It is likely that you know what I am going to say. After possibly months of living with crippling pain in your knee, all of a sudden its gone! It's like a new lease on life, so you get out there and do some shopping or go on a hike. The next day, your knee is swollen up like a balloon and you find out that you strained your knee or tore a ligament. Now you don't just have osteoarthritis in your knee, but now your knee feels unstable and you aren't even sure you can put your weight on it. My point is that pain killers can be so powerful these days, you can tear your knee up and you won't even feel it. So, the rule is BE CAREFUL and don't overdo it when you can't feel pain. Passive stretching for joint flexibility is key; moderation is key to ensuring you don't tear up your knee when you are on pain suppressors.

This is why we recommend for people to continue with their doctor or therapist recommended exercises and to "warm up" their knee before stretching via treatments of the Knee TShellz Wrap®. When soft tissue in the knee is warmed up, it becomes more elastic and elongated - thus less likely to strain when undertaking stretching activity.

If you have already strained your knee, ongoing treatments of the Knee TShellz Wrap® to enhance circulation will soothe, relax and help promote a healthy recovery of damaged knee muscles and tendons. Knee T•Shellz treatments will allow your soft tissue to extend further due to the deep warming sensation created by the enhanced circulation to the treatment area. The more extensible your tissues are, the less likely they are to strain or sprain.

wearing the knee T•Shellz Wrap lateral view

A huge number of people who contact us about knee pain are unsure about the true causes of their discomfort. It is an amazing statistic and really goes to show how important it is to get a proper diagnosis from your physician. To really deal with a injury, you have to know the injury is - so get to the doctor and find out.

Resting Your Knee Will Help, But Only Temporarily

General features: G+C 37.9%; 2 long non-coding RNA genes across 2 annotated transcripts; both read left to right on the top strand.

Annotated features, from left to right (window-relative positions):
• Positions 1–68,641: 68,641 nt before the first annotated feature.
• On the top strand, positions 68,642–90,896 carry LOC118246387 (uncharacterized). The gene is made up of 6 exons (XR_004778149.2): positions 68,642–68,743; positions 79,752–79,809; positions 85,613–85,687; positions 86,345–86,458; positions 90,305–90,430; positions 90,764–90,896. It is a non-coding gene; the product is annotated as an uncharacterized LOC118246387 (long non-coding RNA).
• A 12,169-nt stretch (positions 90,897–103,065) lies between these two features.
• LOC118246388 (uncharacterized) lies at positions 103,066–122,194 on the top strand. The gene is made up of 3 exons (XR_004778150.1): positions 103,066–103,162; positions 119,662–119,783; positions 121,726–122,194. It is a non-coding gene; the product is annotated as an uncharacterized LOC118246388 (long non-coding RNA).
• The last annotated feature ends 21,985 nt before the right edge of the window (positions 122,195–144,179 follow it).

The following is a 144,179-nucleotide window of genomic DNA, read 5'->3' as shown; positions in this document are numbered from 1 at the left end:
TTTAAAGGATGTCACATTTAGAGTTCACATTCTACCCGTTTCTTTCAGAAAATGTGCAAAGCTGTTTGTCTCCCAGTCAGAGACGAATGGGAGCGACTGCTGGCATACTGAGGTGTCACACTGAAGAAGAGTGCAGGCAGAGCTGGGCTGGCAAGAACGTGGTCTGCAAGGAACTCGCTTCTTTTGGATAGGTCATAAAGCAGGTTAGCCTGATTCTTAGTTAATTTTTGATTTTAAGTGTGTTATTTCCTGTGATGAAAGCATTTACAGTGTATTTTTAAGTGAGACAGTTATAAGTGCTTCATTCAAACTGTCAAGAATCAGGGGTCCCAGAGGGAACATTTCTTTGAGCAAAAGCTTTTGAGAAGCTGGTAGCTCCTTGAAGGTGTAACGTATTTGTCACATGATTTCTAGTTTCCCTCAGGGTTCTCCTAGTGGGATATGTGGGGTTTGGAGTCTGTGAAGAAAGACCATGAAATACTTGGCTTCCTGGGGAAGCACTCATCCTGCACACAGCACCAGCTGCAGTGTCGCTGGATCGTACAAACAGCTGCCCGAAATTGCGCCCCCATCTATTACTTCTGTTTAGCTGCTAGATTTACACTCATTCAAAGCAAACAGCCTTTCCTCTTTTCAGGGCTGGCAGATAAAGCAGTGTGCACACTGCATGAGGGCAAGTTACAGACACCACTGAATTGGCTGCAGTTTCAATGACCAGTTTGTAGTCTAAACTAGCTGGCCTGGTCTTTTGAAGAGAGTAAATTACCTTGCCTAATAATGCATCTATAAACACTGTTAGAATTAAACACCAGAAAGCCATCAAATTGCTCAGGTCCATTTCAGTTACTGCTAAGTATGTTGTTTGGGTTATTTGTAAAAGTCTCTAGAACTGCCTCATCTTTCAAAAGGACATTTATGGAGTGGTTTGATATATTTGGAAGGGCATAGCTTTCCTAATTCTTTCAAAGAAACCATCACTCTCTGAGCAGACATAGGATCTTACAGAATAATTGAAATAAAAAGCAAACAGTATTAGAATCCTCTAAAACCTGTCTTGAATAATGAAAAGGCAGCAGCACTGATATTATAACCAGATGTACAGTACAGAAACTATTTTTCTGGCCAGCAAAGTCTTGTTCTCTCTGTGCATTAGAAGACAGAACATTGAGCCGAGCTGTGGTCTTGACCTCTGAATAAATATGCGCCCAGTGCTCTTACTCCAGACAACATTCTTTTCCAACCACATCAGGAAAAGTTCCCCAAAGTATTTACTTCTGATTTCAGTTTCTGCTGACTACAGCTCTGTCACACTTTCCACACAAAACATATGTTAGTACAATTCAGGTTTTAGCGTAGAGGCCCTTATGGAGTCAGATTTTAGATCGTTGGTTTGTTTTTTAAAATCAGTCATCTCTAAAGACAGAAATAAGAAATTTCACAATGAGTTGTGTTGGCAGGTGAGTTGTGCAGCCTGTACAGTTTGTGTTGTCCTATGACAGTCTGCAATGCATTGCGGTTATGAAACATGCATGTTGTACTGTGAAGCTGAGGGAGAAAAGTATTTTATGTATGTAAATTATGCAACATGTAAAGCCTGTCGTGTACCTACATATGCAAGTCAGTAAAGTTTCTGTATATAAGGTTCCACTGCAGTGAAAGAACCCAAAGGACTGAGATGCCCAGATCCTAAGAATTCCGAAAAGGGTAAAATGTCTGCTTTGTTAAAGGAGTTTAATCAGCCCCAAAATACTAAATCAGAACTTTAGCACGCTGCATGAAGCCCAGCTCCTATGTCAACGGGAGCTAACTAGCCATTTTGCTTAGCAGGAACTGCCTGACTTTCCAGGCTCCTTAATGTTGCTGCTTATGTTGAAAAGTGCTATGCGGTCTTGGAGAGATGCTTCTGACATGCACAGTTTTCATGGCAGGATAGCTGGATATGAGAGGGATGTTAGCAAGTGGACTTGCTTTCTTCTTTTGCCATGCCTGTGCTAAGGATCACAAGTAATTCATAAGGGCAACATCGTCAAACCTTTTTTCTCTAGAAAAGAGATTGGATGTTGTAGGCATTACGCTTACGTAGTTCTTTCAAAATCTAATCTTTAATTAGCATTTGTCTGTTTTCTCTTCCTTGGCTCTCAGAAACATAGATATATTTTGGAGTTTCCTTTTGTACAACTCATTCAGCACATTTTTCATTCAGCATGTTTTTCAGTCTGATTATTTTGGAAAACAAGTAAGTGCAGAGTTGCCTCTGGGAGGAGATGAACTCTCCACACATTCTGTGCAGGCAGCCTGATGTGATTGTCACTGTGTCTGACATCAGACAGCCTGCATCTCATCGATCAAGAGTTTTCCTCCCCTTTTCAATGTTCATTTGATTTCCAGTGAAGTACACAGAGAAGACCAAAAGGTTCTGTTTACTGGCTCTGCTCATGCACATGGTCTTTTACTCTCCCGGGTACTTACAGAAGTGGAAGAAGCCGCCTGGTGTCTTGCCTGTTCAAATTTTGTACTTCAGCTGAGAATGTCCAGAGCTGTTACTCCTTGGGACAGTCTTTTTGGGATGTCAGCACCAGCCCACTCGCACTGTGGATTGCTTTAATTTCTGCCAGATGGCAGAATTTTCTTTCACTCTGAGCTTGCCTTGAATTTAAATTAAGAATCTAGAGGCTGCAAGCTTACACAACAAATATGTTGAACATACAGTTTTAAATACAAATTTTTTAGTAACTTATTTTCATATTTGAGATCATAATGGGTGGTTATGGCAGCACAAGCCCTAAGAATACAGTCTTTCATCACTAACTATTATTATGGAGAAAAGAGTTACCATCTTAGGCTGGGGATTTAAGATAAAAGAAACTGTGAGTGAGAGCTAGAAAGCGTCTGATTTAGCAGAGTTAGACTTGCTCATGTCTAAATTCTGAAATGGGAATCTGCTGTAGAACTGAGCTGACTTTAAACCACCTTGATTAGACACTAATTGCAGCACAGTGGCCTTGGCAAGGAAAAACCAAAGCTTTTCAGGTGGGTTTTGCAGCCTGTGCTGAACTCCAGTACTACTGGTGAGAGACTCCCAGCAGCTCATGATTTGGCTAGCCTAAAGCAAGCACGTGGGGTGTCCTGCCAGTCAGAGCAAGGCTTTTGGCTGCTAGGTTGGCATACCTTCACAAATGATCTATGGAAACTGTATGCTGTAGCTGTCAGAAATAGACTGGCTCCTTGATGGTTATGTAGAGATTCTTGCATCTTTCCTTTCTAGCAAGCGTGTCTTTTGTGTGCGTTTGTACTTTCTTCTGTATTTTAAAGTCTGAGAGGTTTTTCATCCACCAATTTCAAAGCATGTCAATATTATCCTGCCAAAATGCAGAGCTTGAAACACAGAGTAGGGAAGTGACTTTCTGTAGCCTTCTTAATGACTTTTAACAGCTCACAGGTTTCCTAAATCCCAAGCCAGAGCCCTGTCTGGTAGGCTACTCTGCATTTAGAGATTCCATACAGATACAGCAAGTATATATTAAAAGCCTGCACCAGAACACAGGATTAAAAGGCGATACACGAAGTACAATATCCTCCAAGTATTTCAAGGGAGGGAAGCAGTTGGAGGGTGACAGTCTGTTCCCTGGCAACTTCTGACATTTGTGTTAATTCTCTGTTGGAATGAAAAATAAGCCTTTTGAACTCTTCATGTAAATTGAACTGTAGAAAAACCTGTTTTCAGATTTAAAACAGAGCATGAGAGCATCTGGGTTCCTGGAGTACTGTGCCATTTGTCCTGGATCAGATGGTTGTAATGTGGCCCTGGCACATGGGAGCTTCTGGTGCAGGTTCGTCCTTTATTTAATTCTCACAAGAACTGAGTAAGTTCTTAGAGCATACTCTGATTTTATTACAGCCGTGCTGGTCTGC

People tell us all the time, "I was told that if I stay off my feet for a few weeks, my knee pain will disappear for good." The truth is, it is easy to let knee osteoarthritis pain keep you in bed or on the couch for a very long time. The problem is, if you keep your knee(s) inactive, atrophy will quickly compound the issue. As the muscles, tendons and ligaments in your knees and lower legs shorten and weaken, you will quickly find that your knee will feel unstable when you do use it; you will be much more likely to strain your knee or pull a calf muscle and your knee range of motion will be greatly reduced.

It may take weeks or months for atrophy issues to surface, but when they do, merely resting will not solve the underlying issues. You need to utilize options that will combat atrophy and keep your soft tissue flexible and healthy as possible - even though you are suffering from an arthritic condition.

Resting has a role to play, but it is only one small factor in a recovery plan.

Find What is Causing Your Knee Problem & Fix It
Otherwise, It May Come Back

In order to provide long lasting relief from your knee pain, you need to identify ALL the factors that are contributing to it. Osteoarthritis may be a part of it, but there may be other issues as well. These factors can include muscle imbalances, short leg syndrome, herniated discs, trauma and tightness to surrounding muscle and soft tissue, etc. The list is certainly significant and it can be frustrating for people who may have no idea where to begin. This is one of many reasons why you should always get to a physician and , in some cases, a specialist to identify the source of your problem.


Knee Osteoarthritis: Quick Links
Conservative Treatments
Alternative Therapy

Product Advisors are available 9:00 am to 5:00 pm Eastern Standard Time Monday to Friday.

Learn More About SUPERIOR Knee Treatments

Learn more about Knee Surgery and Post-Surgery Recovery

Learn more about how the TShellz Wrap® stimulates blood flow.

Learn more about Ice vs Heat Treatments for Knee Strain


During your recovery, you will probably have to modify and/or eliminate any activities that cause pain or discomfort at the location of your soft tissue injury until the pain and inflammation settle. The more diligent you are with your treatment and rehabilitation, the faster you will see successful results!

Please be aware that this information is neither intended nor implied to be a substitute for professional medical advice. CALL YOUR HEALTHCARE PROVIDER IMMEDIATELY IF YOU THINK YOU MAY HAVE A MEDICAL EMERGENCY. Always seek the advice of your physician or other qualified health provider before using any of our outstanding products to make sure they are right for you and your condition or if you have any questions regarding a medical condition. Always see your doctor for a proper diagnosis as there are often many injuries and conditions (some very serious) that could be the cause of your pain.